In a world nothing more than a barren wasteland, the future is so much more devastating than witnessing a helpless crawl through the desert. Human life has been reduced to a minuscule existence: slavery, those in control of these camps, and others being hunted for unique abilities labeling them as metahumans. Surrounding this decrepit way of life is the origin of “the remains of Earth, A.D. 2295” – “Purists.”
The Machines is a dystopian nightmare, beautifully crafted as it gazes ahead a couple hundreds of years, lending a significant glimpse of what life would be like if a war was fought and lost to mechanical beings. Writer John McLean-Foreman, who adapts this story for Dark Horse Books from the self-titled video game from Directive Games, designates a glimmer of hope among this treacherous landscape in the form of a female metahuman, Ryk. McLean-Foreman builds a strong-willed character and lets the reader see her determination early in this hardcover edition, trudging through endless sand, and then establishing her grit as she battles to rescue a friend.
Along the way, Ryk finds an uncommon ally, and the symbiotic relationship between herself and this robot, Bravo Zulu, is a focal point for The Machines‘ cover page. William Chen illustrates the cover with a brownish-red background, with a layer of fog at the base, as a group of nightmarish machines surround our pair. Red light glows from their evil heads, while long, claw-like fingers reach down to the ground showing their deadly reach. Ryk and her partner stand ready with a bluish glow emanating from one or both of them as this light reaches higher into the sky. Artist Eric Nguyen and colorist Michael Atiyeh draw the interior pages and continue with colorful sequences that illustrate depth and the power of metahuman abilities. The complexity of these powers is represented with how intense or faded these colorful bursts swarm across the page. Our heroine’s ability grants her special access to the robots, and this makes everyone understand her value, resulting in many dangerous situations.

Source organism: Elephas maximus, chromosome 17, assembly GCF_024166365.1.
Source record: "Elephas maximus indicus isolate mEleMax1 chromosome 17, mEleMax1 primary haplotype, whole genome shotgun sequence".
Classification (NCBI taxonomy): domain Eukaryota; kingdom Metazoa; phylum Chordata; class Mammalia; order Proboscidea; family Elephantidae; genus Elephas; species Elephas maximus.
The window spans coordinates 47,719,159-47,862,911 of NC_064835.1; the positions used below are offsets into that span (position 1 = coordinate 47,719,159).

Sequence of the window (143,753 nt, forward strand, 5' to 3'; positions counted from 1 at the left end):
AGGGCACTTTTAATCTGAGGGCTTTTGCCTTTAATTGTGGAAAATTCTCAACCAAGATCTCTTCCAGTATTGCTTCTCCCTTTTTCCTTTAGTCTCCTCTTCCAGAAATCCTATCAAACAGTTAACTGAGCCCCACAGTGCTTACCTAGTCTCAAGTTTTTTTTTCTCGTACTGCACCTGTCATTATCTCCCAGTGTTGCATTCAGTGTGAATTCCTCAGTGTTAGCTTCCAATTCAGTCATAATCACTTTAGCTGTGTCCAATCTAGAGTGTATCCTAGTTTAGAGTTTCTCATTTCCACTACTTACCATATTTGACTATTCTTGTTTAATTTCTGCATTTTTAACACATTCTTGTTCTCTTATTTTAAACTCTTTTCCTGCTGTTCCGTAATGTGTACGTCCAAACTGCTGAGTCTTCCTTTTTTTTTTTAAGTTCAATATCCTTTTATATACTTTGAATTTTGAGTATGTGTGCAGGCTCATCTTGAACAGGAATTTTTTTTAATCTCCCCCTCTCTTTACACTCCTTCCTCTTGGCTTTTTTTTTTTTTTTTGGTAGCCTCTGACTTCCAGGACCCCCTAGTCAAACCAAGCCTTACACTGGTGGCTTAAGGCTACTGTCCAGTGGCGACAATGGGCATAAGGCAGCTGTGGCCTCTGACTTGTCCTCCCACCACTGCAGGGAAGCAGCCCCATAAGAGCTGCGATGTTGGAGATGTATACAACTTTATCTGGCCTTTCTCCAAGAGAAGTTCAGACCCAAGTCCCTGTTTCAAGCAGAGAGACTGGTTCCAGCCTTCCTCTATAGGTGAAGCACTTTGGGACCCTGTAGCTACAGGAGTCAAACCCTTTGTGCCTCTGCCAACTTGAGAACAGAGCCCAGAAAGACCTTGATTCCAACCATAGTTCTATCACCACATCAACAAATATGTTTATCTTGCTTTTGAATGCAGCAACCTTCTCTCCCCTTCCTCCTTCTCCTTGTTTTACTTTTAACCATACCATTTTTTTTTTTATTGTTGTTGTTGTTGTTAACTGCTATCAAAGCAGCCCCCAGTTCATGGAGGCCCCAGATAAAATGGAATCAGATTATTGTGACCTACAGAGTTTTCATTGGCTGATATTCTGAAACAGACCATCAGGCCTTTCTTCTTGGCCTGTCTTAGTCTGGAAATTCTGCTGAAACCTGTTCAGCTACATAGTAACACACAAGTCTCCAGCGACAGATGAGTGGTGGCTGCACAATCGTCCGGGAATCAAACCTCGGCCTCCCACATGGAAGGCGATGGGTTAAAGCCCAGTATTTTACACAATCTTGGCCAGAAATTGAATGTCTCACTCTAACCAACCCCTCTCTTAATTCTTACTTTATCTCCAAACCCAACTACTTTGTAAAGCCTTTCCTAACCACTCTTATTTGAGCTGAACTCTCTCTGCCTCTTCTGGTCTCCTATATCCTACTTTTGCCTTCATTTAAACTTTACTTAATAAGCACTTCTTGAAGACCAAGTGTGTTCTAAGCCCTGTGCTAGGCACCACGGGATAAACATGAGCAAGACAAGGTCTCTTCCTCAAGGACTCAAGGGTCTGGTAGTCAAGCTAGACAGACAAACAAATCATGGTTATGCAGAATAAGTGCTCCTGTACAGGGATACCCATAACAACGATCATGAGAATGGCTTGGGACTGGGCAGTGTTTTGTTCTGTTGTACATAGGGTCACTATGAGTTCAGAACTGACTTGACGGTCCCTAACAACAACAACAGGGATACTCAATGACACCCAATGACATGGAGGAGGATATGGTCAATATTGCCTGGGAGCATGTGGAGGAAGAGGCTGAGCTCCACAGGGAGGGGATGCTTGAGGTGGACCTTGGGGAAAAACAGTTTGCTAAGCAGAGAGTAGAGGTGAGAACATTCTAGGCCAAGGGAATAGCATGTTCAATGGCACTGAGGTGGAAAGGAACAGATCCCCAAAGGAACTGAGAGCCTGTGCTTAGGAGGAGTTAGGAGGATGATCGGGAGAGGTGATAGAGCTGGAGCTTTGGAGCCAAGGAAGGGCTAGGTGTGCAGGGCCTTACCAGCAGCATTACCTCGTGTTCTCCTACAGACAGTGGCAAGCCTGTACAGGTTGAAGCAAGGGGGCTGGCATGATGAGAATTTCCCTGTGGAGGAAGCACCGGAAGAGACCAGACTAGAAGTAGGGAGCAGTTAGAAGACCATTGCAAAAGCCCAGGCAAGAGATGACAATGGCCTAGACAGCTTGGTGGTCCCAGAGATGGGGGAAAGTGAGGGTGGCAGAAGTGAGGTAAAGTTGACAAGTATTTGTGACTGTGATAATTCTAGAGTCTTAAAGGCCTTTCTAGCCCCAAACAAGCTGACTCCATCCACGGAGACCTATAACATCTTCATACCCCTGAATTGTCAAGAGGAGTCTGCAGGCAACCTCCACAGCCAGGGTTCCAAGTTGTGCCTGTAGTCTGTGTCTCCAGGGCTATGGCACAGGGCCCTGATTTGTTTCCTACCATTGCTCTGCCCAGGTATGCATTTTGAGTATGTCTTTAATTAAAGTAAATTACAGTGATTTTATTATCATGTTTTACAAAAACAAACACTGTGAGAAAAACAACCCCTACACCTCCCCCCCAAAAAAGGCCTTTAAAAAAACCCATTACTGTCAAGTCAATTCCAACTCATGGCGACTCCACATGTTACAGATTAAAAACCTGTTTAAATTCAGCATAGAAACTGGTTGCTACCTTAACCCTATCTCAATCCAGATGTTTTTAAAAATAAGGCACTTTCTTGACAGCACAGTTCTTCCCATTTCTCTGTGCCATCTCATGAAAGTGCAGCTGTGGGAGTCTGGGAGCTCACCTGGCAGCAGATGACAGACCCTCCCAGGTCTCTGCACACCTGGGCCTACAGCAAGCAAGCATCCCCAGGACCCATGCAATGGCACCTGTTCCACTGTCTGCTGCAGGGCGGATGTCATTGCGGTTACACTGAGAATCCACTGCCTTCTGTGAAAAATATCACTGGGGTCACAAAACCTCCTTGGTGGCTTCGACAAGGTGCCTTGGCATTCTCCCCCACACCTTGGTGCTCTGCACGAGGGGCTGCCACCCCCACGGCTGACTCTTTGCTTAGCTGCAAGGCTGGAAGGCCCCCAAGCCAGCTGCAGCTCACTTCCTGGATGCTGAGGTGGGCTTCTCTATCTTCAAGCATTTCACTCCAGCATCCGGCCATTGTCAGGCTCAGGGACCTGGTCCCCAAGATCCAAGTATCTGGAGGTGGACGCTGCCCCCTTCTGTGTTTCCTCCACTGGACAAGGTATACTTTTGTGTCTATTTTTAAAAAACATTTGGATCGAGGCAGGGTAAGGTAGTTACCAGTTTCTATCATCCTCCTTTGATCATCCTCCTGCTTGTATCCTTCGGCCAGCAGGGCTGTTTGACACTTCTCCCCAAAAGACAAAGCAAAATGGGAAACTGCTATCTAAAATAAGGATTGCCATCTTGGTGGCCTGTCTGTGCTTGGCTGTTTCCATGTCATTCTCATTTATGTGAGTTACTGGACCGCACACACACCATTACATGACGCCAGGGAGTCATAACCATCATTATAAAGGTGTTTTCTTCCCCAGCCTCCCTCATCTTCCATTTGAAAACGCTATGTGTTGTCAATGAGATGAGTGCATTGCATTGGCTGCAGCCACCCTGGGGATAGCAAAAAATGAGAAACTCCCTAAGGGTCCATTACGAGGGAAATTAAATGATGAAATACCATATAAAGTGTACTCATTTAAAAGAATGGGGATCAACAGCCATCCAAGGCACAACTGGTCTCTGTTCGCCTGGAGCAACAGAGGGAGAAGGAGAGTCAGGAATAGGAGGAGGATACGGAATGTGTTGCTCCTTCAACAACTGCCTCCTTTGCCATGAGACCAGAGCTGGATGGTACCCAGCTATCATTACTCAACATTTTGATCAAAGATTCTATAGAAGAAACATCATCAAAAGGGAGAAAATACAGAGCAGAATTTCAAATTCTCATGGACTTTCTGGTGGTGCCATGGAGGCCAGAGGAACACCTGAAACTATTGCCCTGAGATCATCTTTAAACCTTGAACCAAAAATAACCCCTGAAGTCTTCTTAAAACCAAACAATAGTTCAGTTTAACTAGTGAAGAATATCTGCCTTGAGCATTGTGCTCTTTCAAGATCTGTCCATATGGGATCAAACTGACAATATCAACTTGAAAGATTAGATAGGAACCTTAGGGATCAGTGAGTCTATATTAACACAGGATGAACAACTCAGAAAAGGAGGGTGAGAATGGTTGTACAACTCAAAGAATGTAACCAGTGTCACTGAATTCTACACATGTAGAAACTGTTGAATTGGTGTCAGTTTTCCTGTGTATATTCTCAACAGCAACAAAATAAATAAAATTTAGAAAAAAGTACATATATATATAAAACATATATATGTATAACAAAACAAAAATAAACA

The trusted bond that forms from these hazards, realizing their connection and an overwhelming desire to protect one another, is sincere and immeasurable, leading to the ultimate vulnerability: risking one’s life for the other. Along with their unique relationship, each character stands out on their own. Ryk features grayish-brown hair wrapped with reddish braids, while Bravo Zulu’s overall blue and gray hues and physical form differ from other machines that are clearly different models, generally purple and gray. These differences make it easy to identify our heroes during intense, action sequences, and these scenes are also indicative of the near hopelessness attached with trying to survive. The additional factor of these machines seeming to have some semblance of emotions produces another reason to love this science fiction. On one hand, the evil machines appear to be capable of vindictiveness that is truly terrifying; however, our blue-and-gray hero’s personal attachment to Ryk leads to one of the most genuine moments you’ll ever find in storytelling.
The Machines is available for pre-order before its release on Wednesday, February 15.